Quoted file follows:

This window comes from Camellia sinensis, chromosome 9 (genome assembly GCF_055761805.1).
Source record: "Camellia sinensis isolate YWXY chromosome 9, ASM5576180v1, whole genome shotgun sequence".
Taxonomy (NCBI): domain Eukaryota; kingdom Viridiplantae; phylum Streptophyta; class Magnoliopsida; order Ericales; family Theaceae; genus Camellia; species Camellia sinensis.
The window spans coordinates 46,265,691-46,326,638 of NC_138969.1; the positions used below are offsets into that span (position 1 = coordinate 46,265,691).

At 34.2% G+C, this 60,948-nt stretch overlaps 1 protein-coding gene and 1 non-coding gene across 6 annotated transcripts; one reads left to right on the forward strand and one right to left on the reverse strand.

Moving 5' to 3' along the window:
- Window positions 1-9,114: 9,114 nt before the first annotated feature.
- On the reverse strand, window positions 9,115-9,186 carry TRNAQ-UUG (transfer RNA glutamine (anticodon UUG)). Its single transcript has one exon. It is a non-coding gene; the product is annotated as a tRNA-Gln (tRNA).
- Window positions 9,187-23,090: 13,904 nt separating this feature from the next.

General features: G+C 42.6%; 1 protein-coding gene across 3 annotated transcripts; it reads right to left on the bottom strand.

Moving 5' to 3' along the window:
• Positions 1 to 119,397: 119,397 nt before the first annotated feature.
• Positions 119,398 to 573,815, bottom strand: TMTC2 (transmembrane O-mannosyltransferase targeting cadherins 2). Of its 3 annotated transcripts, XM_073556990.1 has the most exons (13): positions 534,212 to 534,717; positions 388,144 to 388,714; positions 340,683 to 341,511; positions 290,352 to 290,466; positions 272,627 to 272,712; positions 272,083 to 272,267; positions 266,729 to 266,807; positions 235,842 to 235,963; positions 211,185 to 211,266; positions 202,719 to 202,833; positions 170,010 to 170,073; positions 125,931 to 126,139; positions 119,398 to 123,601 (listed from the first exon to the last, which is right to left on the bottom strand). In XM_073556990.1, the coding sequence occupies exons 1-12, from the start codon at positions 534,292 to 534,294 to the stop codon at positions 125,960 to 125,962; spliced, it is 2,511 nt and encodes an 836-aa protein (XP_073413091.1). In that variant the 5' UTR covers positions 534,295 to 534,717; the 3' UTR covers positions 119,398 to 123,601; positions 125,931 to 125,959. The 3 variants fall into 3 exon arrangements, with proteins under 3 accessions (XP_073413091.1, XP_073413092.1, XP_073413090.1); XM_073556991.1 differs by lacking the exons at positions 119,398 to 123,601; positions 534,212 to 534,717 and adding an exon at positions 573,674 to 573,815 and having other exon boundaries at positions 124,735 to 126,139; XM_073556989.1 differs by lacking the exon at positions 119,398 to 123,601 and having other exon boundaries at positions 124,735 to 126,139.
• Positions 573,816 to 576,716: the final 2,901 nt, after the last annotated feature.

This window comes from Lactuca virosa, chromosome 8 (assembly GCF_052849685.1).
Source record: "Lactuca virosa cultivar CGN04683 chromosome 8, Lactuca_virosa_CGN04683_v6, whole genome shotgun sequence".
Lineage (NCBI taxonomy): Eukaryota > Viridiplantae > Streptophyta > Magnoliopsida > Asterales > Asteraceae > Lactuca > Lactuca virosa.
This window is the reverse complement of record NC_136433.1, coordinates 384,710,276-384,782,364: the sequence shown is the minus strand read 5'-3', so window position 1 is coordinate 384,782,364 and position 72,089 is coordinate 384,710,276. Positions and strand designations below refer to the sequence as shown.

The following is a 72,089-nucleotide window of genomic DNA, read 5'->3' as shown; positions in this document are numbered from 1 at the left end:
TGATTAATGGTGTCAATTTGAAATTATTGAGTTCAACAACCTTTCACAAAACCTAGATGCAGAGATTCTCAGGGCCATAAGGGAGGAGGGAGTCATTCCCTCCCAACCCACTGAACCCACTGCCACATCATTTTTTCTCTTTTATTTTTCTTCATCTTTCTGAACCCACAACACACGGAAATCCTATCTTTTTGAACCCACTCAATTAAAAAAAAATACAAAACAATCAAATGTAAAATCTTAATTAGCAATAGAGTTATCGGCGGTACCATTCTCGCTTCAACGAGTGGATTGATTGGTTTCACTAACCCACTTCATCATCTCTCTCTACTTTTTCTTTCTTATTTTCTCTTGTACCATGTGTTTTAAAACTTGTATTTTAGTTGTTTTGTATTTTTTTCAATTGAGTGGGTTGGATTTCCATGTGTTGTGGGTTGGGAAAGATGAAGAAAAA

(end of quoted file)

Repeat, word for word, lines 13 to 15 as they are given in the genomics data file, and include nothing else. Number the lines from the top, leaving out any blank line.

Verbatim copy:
• Positions 119,398 to 573,815, bottom strand: TMTC2 (transmembrane O-mannosyltransferase targeting cadherins 2). Of its 3 annotated transcripts, XM_073556990.1 has the most exons (13): positions 534,212 to 534,717; positions 388,144 to 388,714; positions 340,683 to 341,511; positions 290,352 to 290,466; positions 272,627 to 272,712; positions 272,083 to 272,267; positions 266,729 to 266,807; positions 235,842 to 235,963; positions 211,185 to 211,266; positions 202,719 to 202,833; positions 170,010 to 170,073; positions 125,931 to 126,139; positions 119,398 to 123,601 (listed from the first exon to the last, which is right to left on the bottom strand). In XM_073556990.1, the coding sequence occupies exons 1-12, from the start codon at positions 534,292 to 534,294 to the stop codon at positions 125,960 to 125,962; spliced, it is 2,511 nt and encodes an 836-aa protein (XP_073413091.1). In that variant the 5' UTR covers positions 534,295 to 534,717; the 3' UTR covers positions 119,398 to 123,601; positions 125,931 to 125,959. The 3 variants fall into 3 exon arrangements, with proteins under 3 accessions (XP_073413091.1, XP_073413092.1, XP_073413090.1); XM_073556991.1 differs by lacking the exons at positions 119,398 to 123,601; positions 534,212 to 534,717 and adding an exon at positions 573,674 to 573,815 and having other exon boundaries at positions 124,735 to 126,139; XM_073556989.1 differs by lacking the exon at positions 119,398 to 123,601 and having other exon boundaries at positions 124,735 to 126,139.
• Positions 573,816 to 576,716: the final 2,901 nt, after the last annotated feature.

This window comes from Lactuca virosa, chromosome 8 (assembly GCF_052849685.1).